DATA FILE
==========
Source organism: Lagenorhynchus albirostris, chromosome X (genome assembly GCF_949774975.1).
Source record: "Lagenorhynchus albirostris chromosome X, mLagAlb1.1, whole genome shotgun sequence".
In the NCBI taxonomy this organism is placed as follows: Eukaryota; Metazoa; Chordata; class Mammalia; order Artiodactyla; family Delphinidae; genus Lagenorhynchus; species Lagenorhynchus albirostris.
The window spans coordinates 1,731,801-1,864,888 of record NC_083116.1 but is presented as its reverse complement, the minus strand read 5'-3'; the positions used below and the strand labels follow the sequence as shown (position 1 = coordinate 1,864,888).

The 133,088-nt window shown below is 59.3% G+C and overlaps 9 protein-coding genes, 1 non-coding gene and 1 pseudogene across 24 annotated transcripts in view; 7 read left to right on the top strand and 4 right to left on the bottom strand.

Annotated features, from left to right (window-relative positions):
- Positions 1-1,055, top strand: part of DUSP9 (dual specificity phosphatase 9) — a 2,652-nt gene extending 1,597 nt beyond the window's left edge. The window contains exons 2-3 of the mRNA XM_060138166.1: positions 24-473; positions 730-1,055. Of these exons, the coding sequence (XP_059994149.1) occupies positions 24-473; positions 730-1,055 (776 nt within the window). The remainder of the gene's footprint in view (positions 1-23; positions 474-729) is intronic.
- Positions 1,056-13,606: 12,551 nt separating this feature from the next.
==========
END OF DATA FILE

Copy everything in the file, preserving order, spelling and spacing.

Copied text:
Source organism: Lagenorhynchus albirostris, chromosome X (genome assembly GCF_949774975.1).
Source record: "Lagenorhynchus albirostris chromosome X, mLagAlb1.1, whole genome shotgun sequence".
In the NCBI taxonomy this organism is placed as follows: Eukaryota; Metazoa; Chordata; class Mammalia; order Artiodactyla; family Delphinidae; genus Lagenorhynchus; species Lagenorhynchus albirostris.
The window spans coordinates 1,731,801-1,864,888 of record NC_083116.1 but is presented as its reverse complement, the minus strand read 5'-3'; the positions used below and the strand labels follow the sequence as shown (position 1 = coordinate 1,864,888).

The 133,088-nt window shown below is 59.3% G+C and overlaps 9 protein-coding genes, 1 non-coding gene and 1 pseudogene across 24 annotated transcripts in view; 7 read left to right on the top strand and 4 right to left on the bottom strand.

Annotated features, from left to right (window-relative positions):
- Positions 1-1,055, top strand: part of DUSP9 (dual specificity phosphatase 9) — a 2,652-nt gene extending 1,597 nt beyond the window's left edge. The window contains exons 2-3 of the mRNA XM_060138166.1: positions 24-473; positions 730-1,055. Of these exons, the coding sequence (XP_059994149.1) occupies positions 24-473; positions 730-1,055 (776 nt within the window). The remainder of the gene's footprint in view (positions 1-23; positions 474-729) is intronic.
- Positions 1,056-13,606: 12,551 nt separating this feature from the next.